There is growing evidence in support of the association between smoking, high rheumatoid factor titer, elevated anticitrullinated protein antibody levels, and RA-ILD.
The main objectives of comprehensive pulmonary rehabilitation include increased independence and improved quality of life, as well as fewer hospitalizations or shorter hospitalization time. Coupled with exercise, a pulmonary rehabilitation program may improve a patient's functional status. However, these activities generally do not slow disease progression. Pulmonary rehabilitation does not reverse airway obstruction or hyperinflation associated with chronic obstructive pulmonary disease, but it does allow for reversal of muscle deconditioning, ultimately enabling patients to walk farther and with less dyspnea.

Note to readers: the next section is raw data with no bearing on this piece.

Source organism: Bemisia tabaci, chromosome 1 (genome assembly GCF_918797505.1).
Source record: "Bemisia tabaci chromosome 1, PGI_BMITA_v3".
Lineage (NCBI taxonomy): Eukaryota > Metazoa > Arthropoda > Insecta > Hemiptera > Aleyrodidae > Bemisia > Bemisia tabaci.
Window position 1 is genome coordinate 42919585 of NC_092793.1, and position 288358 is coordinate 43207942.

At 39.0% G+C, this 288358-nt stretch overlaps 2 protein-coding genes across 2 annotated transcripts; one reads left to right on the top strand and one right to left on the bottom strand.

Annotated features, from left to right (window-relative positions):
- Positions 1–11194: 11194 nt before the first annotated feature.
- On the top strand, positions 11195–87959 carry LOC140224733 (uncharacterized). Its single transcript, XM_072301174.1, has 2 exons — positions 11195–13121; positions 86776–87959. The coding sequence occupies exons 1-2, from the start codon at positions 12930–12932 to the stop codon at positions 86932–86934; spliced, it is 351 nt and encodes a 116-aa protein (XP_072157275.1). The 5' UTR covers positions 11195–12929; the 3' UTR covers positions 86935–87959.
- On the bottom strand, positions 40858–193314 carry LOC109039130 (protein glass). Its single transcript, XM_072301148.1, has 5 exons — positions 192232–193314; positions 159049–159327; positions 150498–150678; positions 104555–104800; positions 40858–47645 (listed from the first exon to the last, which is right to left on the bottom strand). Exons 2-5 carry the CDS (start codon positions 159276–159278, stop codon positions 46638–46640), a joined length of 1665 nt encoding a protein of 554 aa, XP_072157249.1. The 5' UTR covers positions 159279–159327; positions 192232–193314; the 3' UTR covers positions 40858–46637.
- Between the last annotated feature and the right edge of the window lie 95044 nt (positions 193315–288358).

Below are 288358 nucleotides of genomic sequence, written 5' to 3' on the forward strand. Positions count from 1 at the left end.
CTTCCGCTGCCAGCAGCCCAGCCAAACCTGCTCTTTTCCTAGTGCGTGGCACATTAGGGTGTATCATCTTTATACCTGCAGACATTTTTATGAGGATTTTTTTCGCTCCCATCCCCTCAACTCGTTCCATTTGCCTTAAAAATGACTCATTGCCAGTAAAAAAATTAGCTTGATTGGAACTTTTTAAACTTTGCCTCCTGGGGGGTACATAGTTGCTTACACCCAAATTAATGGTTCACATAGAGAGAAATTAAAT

International guidelines strongly recommend the long-term use of supplemental oxygen for patients with IPF and clinically significant resting hypoxemia (oxygen saturation [SaO2] less than or equal to 88% or partial pressure of oxygen [PaO2] < 55 mm Hg while breathing room air either at rest or upon exertion). Although there is no recommendation for patients with exertional hypoxemia, oxygen therapy may help these patients increase exercise capacity.
Learn more about guidelines for CTD-ILD.
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Cite this: Zab Mosenifar. Fast Five Quiz: Rheumatoid Arthritis Interstitial Lung Disease Management - Medscape - Apr 05, 2021.